Somewhere over the rainbow 48 million years ago, a happy little blue bird flew—until it soared over a lake belching toxic gases and died. The lake’s sediments then entombed the bird’s body, exquisitely preserving the oldest fossil evidence of blue feathers ever found.
Described in a study published today in Journal of the Royal Society Interface, the feathers belong to an extinct bird, Eocoracias brachyptera, that was recovered from Germany’s Messel Pit. This wonderland of well-preserved fossils dates back to the Eocene period, which lasted from 56 to 33.9 million years ago.
Researchers could infer E. brachyptera’s blue color only because they could compare it with its modern relatives, the rollers. Tiny structures preserved in the fossilized feathers resemble those that give modern birds either blue or gray hues, depending on their arrangement. And as far as we know, blue feathers have been fairly uncommon through time: Of the 61 lineages of living birds, only 10 have species with E. brachyptera’s most probable coloration.
But since modern rollers are far likelier to have blue than gray feathers, the researchers conclude that the ancient bird was a deep blue. It’s the first time that such a feather color has been reconstructed from the fossil record.
“I would say that, for me, that was the most exciting and important part of this research,” says lead study author Frane Babarović, a Ph.D. student at the University of Sheffield.
Because of the new findings, previous predictive models of fossil colors have now gone from 82 percent accurate to 61.9 percent accurate, since until now, these predictions were assuming that the fossil structures responsible for blue and gray gave rise to only gray. This may sound like a step backward, but it’s actually providing valuable new context for understanding what ancient animals really looked like.
“The way that I see this whole paper is that it has a narrow direct application, but a broad indirect implication,” says National Geographic Emerging Explorer Ryan Carney, a University of South Florida paleontologist who studies the feathered dinosaur Archaeopteryx, including its coloration. “It does increase the uncertainty ... but it went from an unknown unknown to a known unknown.”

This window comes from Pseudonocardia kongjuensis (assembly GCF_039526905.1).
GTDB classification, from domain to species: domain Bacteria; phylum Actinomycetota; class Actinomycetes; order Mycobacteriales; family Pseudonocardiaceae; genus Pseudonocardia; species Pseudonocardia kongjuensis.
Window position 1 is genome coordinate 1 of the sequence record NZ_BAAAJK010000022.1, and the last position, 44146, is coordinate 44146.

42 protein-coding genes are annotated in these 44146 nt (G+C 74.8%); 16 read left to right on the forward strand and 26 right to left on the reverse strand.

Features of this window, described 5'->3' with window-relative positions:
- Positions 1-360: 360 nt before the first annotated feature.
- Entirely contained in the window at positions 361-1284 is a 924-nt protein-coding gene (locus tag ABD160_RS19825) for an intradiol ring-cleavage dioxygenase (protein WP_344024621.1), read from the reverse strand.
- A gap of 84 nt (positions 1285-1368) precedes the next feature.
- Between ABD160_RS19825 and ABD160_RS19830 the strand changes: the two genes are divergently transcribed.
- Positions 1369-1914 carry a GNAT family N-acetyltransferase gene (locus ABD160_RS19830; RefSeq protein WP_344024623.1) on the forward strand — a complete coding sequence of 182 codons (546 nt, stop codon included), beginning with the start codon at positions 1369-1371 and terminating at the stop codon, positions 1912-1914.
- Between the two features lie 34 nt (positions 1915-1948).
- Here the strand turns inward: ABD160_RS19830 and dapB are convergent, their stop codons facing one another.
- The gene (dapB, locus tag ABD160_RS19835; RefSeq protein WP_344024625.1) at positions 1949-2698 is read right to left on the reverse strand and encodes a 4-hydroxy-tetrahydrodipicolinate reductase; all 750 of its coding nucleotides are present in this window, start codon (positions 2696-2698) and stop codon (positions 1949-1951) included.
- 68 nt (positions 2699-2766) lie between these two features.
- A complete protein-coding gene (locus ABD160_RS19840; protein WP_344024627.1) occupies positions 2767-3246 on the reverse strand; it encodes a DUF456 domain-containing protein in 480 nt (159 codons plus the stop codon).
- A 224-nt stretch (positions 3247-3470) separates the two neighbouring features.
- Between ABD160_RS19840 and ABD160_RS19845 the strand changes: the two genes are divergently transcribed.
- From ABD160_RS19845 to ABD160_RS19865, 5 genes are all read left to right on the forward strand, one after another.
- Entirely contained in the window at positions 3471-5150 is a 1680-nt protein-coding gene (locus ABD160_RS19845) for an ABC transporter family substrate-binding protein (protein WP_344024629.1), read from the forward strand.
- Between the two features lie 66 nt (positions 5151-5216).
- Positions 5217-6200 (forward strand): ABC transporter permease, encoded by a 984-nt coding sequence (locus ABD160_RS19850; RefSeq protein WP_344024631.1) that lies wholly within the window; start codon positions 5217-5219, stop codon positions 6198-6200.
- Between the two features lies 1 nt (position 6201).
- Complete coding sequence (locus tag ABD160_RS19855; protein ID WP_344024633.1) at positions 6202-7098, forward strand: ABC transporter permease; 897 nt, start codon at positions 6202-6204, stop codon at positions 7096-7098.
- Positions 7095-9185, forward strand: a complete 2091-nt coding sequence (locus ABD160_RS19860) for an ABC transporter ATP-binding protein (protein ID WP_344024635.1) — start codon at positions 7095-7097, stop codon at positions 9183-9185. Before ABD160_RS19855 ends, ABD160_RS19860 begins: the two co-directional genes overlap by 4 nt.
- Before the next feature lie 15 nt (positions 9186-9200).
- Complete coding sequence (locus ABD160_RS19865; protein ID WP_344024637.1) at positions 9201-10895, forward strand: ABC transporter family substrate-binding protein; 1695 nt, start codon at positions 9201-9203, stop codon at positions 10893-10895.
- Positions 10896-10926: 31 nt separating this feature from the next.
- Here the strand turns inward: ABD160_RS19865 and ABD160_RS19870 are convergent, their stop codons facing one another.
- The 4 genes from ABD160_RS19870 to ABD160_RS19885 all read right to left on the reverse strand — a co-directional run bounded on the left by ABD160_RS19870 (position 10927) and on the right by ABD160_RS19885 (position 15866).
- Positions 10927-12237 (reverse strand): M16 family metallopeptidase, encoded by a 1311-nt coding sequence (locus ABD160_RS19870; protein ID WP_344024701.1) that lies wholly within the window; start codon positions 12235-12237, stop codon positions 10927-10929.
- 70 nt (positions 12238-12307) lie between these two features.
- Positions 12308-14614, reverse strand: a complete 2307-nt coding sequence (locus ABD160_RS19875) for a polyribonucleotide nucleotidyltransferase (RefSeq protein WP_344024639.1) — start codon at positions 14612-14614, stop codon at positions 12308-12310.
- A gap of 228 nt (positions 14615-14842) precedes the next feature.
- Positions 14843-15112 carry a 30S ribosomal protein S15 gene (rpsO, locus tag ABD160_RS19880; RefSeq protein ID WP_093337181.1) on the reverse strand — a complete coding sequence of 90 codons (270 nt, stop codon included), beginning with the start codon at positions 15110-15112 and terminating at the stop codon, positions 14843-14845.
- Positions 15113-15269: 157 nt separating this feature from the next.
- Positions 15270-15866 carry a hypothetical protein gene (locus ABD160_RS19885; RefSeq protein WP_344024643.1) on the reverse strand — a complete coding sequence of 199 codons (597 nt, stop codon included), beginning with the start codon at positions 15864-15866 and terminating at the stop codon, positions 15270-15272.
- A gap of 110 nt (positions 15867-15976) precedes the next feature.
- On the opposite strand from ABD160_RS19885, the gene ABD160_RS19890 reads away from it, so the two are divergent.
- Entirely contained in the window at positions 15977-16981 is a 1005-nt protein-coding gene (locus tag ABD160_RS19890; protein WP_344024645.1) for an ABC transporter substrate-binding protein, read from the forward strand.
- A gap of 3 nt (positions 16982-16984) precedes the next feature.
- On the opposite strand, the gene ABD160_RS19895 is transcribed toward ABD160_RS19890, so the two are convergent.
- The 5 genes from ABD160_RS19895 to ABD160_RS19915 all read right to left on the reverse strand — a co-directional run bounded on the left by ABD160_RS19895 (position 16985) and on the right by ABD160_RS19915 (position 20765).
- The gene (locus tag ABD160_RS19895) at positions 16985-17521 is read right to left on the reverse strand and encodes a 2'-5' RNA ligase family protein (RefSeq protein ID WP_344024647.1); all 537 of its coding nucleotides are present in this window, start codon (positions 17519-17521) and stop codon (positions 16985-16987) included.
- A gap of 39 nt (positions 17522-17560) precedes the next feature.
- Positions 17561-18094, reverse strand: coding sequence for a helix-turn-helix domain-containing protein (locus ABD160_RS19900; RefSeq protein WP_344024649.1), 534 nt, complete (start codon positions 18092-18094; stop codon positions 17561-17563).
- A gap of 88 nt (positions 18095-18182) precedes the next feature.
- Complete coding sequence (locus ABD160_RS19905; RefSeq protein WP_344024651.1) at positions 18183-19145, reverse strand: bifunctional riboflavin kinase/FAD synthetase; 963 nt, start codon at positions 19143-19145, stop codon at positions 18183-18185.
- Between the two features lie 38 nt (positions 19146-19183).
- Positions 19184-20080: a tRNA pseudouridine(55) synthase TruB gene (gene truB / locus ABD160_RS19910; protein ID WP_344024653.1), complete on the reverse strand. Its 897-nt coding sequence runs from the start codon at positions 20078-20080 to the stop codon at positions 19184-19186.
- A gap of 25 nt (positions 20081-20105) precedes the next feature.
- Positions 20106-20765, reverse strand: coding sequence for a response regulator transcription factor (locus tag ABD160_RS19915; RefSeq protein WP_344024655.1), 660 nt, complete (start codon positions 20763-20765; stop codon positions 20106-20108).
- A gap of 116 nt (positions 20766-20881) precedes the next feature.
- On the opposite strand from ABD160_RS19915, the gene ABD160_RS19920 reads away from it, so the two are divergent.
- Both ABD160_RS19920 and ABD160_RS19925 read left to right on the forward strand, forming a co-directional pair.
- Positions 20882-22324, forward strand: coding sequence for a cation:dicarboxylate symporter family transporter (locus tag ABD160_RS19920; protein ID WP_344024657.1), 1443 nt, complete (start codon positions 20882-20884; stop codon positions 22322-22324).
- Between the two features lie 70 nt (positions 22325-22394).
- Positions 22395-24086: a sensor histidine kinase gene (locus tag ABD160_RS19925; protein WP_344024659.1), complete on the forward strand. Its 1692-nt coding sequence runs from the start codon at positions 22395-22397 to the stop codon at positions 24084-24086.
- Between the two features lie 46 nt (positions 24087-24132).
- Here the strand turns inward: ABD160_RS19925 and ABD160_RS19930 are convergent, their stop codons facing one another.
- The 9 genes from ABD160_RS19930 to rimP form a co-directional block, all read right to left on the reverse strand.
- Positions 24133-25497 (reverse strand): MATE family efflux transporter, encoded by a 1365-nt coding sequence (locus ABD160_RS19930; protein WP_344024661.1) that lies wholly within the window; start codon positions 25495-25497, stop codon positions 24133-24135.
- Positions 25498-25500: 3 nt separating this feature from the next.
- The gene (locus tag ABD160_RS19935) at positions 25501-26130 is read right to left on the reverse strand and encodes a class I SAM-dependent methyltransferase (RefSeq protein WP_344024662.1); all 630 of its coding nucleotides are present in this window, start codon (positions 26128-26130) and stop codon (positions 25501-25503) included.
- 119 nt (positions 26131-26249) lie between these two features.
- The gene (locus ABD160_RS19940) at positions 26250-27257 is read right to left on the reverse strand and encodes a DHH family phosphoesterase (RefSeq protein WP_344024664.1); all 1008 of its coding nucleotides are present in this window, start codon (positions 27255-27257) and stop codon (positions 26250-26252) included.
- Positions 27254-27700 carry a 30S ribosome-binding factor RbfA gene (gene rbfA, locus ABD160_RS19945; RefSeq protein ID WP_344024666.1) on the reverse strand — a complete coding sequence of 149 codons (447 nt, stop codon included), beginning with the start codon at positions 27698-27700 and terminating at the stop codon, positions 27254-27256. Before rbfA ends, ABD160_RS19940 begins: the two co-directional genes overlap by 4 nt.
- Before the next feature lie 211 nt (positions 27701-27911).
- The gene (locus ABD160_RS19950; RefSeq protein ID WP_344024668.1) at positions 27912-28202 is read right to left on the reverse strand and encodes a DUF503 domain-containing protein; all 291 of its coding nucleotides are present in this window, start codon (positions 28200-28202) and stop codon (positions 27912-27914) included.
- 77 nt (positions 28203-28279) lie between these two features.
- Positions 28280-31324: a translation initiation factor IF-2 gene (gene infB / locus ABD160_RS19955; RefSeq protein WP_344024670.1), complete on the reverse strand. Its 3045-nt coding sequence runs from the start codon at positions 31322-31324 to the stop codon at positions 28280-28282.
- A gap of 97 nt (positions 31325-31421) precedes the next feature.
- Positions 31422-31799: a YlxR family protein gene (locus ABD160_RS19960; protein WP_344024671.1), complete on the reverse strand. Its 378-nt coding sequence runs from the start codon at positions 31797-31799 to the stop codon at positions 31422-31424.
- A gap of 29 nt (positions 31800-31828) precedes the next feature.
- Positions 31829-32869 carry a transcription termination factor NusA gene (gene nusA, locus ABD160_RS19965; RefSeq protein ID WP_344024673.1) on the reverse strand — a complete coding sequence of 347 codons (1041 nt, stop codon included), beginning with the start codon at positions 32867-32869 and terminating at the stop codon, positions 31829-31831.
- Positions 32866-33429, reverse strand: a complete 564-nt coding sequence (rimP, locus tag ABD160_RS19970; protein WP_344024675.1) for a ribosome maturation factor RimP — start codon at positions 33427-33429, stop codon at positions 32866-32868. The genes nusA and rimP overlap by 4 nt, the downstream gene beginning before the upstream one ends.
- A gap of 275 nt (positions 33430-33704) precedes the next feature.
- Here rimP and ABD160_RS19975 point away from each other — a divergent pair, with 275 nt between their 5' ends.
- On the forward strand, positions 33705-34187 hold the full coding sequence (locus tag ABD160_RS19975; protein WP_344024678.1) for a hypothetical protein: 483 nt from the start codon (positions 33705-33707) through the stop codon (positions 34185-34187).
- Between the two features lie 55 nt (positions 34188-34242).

The study marks the latest effort to unveil the colors of ancient animals, a field that has exploded in the last decade. Key to this color revolution was the discovery that microscopic pigment sacs called melanosomes could fossilize. Melanosomes contain two varieties of the pigment melanin, which can create hues from red-brown to black. Melanosomes have been recovered from many prehistoric creatures, from birds to non-avian dinosaurs and even marine reptiles.
In addition, bird feathers can get their color from the fine structure of their feathers, rather than directly from pigments. Inside the feather’s barbules, layers of melanosomes and a type of the structural protein keratin can scatter incoming light in such a way that only certain colors reflect back out. If you’ve ever seen a peacock’s glittering tail or a starling’s rainbow sheen, you’ve seen this phenomenon, called structural color, at work.
Prior studies have found evidence of structural color in dinosaur feathers. The small theropod Caihong juji seems to have had a majestic mane of iridescent feathers, and the “four winged” dinosaur Microraptor likely had black feathers with a bluish sheen.
But if you’ve ever handled peacock feathers, you’ve probably noticed that they change color when they’re viewed at different angles, a property called iridescence. Not all structural colors behave this way. Some bird feathers have barbs that consist of three layers: an outer keratin sheath, a spongy middle layer, and an inner layer of melanosomes. This layering lets the feather reflect bluish light from many viewing angles, and it’s these non-iridescent structural colors that make blue jays blue and help make some parrots green.
In living birds, melanosomes associated with different colors tend to have different shapes, and so the same should be true in the fossil record. Black ones look like sausages, while the red-brown ones look like meatballs. Babarović wondered: Was there a distinctive melanosome shape associated with non-iridescent blues?
To find out, Babarović and his colleagues examined the melanosomes in E. brachyptera and in 72 feathers from modern bird groups found around the world. In the fossil bird, the preserved melanosomes are about three times longer than they are wide, which is consistent with melanosomes involved with both non-iridescent blue and gray. To distinguish between the two, Babarović realized he needed to plot a family tree of living birds and their feather colors, to figure out where blue or gray feathers predominated.
When he crunched the numbers, he found a 99-percent chance that E. brachyptera had non-iridescent structural color, and no better than a 19-percent chance that the bird had gray feathers. That means the odds favor the fossil bird’s melanosomes granting it a blue hue.
Now that he’s started his Ph.D., Babarović plans on taking a more sweeping look at the evolutionary history of the color blue in birds. It’s a scientific quest that leaves him visibly beaming.
“There are nights when I couldn’t sleep because of it,” he says. “I just love it.”